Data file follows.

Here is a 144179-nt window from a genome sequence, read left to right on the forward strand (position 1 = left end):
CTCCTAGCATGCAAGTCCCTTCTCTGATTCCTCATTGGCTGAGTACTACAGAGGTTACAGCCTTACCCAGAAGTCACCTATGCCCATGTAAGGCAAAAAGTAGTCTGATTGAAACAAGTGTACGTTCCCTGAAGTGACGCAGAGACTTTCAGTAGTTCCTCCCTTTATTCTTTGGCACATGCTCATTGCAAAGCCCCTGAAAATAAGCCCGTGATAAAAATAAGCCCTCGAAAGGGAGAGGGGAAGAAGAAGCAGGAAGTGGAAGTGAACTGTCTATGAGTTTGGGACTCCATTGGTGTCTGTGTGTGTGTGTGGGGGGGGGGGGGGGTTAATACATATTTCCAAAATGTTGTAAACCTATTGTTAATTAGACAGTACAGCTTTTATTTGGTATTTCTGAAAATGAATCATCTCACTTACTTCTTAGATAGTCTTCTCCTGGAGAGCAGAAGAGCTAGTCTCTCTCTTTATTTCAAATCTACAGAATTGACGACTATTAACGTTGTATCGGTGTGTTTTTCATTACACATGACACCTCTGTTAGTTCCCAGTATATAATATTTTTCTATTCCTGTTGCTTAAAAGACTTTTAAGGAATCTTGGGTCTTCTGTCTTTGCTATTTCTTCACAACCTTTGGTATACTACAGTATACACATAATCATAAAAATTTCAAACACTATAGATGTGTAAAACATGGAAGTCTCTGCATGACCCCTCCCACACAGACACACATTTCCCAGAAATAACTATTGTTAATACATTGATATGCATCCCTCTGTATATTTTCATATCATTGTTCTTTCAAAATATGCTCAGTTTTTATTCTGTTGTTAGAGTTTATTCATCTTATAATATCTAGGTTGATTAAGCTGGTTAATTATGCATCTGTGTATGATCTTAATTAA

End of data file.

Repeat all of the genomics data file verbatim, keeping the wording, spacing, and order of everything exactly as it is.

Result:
Here is a 144179-nt window from a genome sequence, read left to right on the forward strand (position 1 = left end):
CTCCTAGCATGCAAGTCCCTTCTCTGATTCCTCATTGGCTGAGTACTACAGAGGTTACAGCCTTACCCAGAAGTCACCTATGCCCATGTAAGGCAAAAAGTAGTCTGATTGAAACAAGTGTACGTTCCCTGAAGTGACGCAGAGACTTTCAGTAGTTCCTCCCTTTATTCTTTGGCACATGCTCATTGCAAAGCCCCTGAAAATAAGCCCGTGATAAAAATAAGCCCTCGAAAGGGAGAGGGGAAGAAGAAGCAGGAAGTGGAAGTGAACTGTCTATGAGTTTGGGACTCCATTGGTGTCTGTGTGTGTGTGTGGGGGGGGGGGGGGGTTAATACATATTTCCAAAATGTTGTAAACCTATTGTTAATTAGACAGTACAGCTTTTATTTGGTATTTCTGAAAATGAATCATCTCACTTACTTCTTAGATAGTCTTCTCCTGGAGAGCAGAAGAGCTAGTCTCTCTCTTTATTTCAAATCTACAGAATTGACGACTATTAACGTTGTATCGGTGTGTTTTTCATTACACATGACACCTCTGTTAGTTCCCAGTATATAATATTTTTCTATTCCTGTTGCTTAAAAGACTTTTAAGGAATCTTGGGTCTTCTGTCTTTGCTATTTCTTCACAACCTTTGGTATACTACAGTATACACATAATCATAAAAATTTCAAACACTATAGATGTGTAAAACATGGAAGTCTCTGCATGACCCCTCCCACACAGACACACATTTCCCAGAAATAACTATTGTTAATACATTGATATGCATCCCTCTGTATATTTTCATATCATTGTTCTTTCAAAATATGCTCAGTTTTTATTCTGTTGTTAGAGTTTATTCATCTTATAATATCTAGGTTGATTAAGCTGGTTAATTATGCATCTGTGTATGATCTTAATTAA